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This article is the author’s final published version in BMC Medical Education, Volume 21, Issue 1, April 2021, Article number 244.

The published version is available at Copyright © Dworkin et al.

Publication made possible in part by support from the Jefferson Open Access Fund


BACKGROUND: The SARS-CoV-2 (COVID-19) pandemic is a global event with unprecedented impact on individuals and communities around the world. The purpose of this study is to use a modified photo-elicitation methodology to examine the impact of the COVID-19 pandemic on the lives of medical students and their communities around the world.

METHODS: Participating medical students were asked to take photographs for 14 days. In lieu of an interview, which is customary for photo-elicitation projects, participants were asked to share a reflection (a paragraph or two) for each photograph they contributed to the study.

RESULTS: Between April 27th, 2020 and May 11th, 2020 26 students from 19 medical schools across 13 countries shared photographs and reflections. Qualitative analysis of written reflections revealed that medical students felt the impact of the pandemic on several levels 1) individual, 2) interpersonal, 3) educational, and 4) societal.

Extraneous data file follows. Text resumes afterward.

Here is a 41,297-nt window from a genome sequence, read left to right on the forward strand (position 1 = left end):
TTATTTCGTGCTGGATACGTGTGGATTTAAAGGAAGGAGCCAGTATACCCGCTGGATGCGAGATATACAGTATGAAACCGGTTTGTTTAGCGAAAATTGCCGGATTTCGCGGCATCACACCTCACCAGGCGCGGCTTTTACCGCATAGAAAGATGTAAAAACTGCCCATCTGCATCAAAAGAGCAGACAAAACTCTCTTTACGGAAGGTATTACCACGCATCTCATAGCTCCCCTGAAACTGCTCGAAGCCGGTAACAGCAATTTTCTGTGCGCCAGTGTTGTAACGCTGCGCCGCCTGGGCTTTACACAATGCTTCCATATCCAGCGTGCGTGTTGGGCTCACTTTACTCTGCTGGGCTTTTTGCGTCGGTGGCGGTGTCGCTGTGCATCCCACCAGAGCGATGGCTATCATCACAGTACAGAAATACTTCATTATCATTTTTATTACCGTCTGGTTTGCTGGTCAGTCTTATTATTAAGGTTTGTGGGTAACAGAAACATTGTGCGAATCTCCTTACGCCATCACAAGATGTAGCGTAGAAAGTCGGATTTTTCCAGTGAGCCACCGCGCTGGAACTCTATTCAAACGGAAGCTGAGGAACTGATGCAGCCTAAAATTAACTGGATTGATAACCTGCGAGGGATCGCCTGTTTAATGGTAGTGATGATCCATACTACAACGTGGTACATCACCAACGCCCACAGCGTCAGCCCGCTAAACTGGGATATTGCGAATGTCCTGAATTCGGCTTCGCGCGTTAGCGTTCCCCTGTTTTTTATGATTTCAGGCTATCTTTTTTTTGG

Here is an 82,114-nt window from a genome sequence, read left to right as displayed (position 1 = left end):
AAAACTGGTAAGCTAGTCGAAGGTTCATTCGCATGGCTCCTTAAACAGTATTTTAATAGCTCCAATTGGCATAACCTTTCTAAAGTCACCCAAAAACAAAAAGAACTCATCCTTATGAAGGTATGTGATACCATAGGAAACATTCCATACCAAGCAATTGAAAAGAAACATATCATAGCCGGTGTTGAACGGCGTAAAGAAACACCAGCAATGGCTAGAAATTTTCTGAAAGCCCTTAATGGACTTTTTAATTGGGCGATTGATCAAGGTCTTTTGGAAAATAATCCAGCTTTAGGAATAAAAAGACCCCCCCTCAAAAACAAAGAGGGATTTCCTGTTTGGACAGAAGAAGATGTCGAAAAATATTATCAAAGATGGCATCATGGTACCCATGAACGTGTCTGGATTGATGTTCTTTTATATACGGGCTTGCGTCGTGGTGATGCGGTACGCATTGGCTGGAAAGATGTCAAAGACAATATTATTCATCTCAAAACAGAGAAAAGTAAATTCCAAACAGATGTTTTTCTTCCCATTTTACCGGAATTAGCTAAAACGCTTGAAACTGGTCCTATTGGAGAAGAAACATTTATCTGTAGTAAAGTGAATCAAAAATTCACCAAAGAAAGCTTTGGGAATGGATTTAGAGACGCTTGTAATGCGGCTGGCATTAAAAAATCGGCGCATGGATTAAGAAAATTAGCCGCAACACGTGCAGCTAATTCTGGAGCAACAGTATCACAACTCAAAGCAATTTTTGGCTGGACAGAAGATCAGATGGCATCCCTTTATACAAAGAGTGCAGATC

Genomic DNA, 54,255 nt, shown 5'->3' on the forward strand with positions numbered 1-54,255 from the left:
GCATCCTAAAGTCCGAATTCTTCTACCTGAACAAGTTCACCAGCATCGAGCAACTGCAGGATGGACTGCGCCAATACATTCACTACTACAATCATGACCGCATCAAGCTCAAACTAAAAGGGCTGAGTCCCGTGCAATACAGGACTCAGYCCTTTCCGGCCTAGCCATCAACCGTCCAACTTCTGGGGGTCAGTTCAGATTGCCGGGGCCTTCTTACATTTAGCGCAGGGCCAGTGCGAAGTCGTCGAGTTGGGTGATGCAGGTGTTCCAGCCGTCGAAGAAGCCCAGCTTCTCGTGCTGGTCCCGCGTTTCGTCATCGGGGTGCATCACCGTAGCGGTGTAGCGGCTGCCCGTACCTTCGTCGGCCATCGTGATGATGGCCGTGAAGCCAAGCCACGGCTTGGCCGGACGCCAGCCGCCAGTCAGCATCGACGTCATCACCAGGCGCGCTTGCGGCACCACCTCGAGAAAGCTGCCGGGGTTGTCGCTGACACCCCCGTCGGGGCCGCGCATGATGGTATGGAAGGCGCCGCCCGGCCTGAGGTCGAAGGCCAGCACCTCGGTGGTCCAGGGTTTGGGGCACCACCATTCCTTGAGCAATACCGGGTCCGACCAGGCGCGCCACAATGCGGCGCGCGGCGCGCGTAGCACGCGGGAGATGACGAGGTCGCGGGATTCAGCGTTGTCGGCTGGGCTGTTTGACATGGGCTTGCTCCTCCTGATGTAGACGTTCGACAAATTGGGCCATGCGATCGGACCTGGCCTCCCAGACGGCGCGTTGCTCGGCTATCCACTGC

CONCLUSIONS: The COVID-19 pandemic has impacted the lives of medical students on multiple levels. As individuals, students felt emotional distress but found resilience through physical activity and the establishment of new routines. Many students felt isolated as their interpersonal relationships were confined due to social distancing measures. These feelings could be combated with new educational initiatives focused on group collaboration. Lastly, students reflecting on the larger societal implications were concerned with the economic ramifications of the virus and its impact on their future. This study brought together students from several different countries to engage in an applied learning program as a model for equitable global health research.

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